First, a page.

Posted on 11/28/2014

Police officers are at increased risk for sudden cardiac death when performing stressful duties like chasing, restraining or fighting with suspects, researchers say.

Sudden cardiac death is up to 70 times more likely during those kinds of stressful activities, compared to when police officers perform routine duties, according a new study of U.S. law enforcement deaths.

The results aren't surprising, said senior author Dr. Stefanos N. Kales of Harvard School of Public Health in Boston.

“In the general population those really stressful things like anger or physical stress, like a lot of snow shoveling for a person who is usually sedentary, can serve as triggers for cardiovascular events,” Kales told Reuters Health. 

“We thought the same thing could happen with law enforcement officers but we were struck by the magnitude of the risks,” Kales said.

He and his coauthors studied 441 cases of law enforcement officers' sudden cardiac death on the job between 1984 and 2010.

Sudden cardiac death occurs when the heart stops beating abruptly because of abnormal rhythms. It can strike young athletes with undiagnosed heart problems. But most often, cardiac arrest happens when people with cardiovascular disease are under severe physical or psychological stress.

Kales’ team reported in the journal BMJ that while routine duties take up about 75 percent of an officer’s time, 77 percent of cardiac deaths occurred during more stressful activities. For example, 25 percent occurred during a restraint or physical altercation, 20 percent during physical training, 12 percent during pursuits, and 8% during rescue operations. The remaining deaths did not fit into any of the pre-determined duty categories.

The researchers calculated that police officers spend 1 to 2 percent of their work time using restraints or engaged in altercations, but because those activities accounted for 25 percent of deaths, they raise the risk by 30-fold to 70-fold compared to when an officer is performing routine duties.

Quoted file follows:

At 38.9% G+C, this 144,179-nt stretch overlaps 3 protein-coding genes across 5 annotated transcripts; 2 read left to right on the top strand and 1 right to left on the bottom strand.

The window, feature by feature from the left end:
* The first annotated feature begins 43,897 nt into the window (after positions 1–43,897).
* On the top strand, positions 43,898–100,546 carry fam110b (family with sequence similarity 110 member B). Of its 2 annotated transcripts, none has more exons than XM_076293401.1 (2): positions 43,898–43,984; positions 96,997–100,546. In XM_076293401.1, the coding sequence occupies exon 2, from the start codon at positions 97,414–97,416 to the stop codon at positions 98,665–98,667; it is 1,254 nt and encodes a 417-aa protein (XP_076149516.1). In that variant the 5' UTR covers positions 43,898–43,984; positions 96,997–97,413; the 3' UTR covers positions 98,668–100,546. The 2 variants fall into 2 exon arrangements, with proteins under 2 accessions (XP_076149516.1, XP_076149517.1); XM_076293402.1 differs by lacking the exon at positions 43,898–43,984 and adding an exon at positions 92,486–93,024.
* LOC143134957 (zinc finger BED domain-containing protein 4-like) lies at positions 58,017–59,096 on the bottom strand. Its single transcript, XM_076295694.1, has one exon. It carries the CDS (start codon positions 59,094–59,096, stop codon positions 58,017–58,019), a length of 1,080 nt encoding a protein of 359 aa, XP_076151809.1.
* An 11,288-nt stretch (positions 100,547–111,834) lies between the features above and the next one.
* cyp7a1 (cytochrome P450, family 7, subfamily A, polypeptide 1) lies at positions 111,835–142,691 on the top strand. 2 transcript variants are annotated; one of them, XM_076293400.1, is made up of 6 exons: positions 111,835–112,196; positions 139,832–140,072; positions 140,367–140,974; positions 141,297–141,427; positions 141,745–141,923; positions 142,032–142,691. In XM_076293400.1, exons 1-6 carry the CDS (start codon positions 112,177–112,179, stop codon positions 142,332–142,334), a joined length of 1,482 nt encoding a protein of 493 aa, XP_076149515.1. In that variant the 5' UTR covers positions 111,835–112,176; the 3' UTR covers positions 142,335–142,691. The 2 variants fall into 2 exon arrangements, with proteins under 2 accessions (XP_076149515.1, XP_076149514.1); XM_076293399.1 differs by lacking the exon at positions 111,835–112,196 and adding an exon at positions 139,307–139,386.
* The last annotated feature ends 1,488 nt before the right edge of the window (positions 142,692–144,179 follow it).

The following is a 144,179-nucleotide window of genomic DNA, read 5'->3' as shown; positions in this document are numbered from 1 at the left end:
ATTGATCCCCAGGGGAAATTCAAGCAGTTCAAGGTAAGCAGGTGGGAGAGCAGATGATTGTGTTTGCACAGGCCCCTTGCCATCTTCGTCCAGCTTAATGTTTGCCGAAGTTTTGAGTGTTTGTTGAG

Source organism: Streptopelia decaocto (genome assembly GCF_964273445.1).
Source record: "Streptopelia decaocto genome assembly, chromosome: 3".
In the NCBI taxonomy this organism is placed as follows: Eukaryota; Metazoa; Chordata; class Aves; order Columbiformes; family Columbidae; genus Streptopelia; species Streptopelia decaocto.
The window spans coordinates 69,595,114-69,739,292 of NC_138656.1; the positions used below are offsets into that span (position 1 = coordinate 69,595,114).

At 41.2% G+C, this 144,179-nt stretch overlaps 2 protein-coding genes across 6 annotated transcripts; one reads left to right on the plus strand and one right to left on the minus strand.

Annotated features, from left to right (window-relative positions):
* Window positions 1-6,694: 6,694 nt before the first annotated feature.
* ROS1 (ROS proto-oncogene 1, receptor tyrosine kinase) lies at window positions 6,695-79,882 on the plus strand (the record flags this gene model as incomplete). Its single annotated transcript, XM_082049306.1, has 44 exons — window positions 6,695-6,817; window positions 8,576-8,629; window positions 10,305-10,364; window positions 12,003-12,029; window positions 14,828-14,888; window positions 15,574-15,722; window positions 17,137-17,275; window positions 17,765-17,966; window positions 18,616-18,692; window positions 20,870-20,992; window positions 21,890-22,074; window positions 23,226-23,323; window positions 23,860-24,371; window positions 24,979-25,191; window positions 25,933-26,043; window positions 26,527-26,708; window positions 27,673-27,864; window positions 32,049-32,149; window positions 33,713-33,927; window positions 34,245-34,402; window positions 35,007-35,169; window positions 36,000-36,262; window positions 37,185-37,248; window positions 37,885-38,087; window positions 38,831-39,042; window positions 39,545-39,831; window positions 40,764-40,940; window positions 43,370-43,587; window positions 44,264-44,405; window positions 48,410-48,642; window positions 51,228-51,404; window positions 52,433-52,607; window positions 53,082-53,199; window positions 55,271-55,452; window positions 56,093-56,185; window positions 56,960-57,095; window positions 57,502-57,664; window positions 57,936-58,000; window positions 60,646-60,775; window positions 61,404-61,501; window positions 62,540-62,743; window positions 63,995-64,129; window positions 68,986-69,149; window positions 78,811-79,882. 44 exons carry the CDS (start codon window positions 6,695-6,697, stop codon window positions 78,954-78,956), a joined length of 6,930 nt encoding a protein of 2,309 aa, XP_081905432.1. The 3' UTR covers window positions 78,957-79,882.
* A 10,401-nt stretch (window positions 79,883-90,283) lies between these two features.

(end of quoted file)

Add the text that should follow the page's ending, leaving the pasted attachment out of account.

Similarly, pursuits made up less than 2 percent of officers’ on-duty time, but raised the risk of cardiac death 30- to 50-fold.

Overall, however, sudden cardiac deaths accounted for just 10 percent of all on-duty deaths for police officers. The majority involved traumas like gunshot wounds or car accidents.

“The absolute risk for most individuals and all police is quite low and primarily limited to people who have underlying disease, who may not know that they have underlying disease,” Kales said.

The authors recommend that physical fitness be a job requirement for police officers, and should be maintained after graduation from the academy.

Police departments should also ban smoking, since it is so harmful to heart health, Kales said. “Given that we compensate police or firefighters for retirement and disability, it really is incumbent on the jurisdiction to ban smoking,” Kales added.

Denise L. Smith, director of the First Responder Health and Safety Lab at Skidmore College in Saratoga Springs, New York, told Reuters Health, “In the general population there is no public safety risk, only risk to the individual, for sudden cardiac death. But here public safety may be put at risk.”

“First responders come from the general population so they’re just like the rest of us as far as lack of fitness, obesity, blood glucose, cholesterol,” added Smith, who was not involved in the study. “They need to be fitter and healthier than the rest of us.”

Dr. Franklin H. Zimmerman, Senior Attending Cardiologist and Director of Critical Care at Phelps Memorial Hospital in Sleepy Hollow, New York, who also was not affiliated with the study, pointed out that police officers often develop bad habits after graduating from the academy and don’t maintain their fitness.

“Law enforcement is basically a sedentary activity, and you need to go zero to 90 within a few seconds,” Zimmerman said. “Even professional athletes, you would never ask them to start sprinting out of a chair.”

The experts agreed that officers should have annual or near-annual physical examinations to monitor their weight and other risk factors, and that stress testing may be useful for certain officers with more cardiovascular risk to identify those who might be at higher risk for sudden cardiac death.

SOURCE: Reuters Health

ORIGINAL SOURCE: BMJ, online November 18, 2014.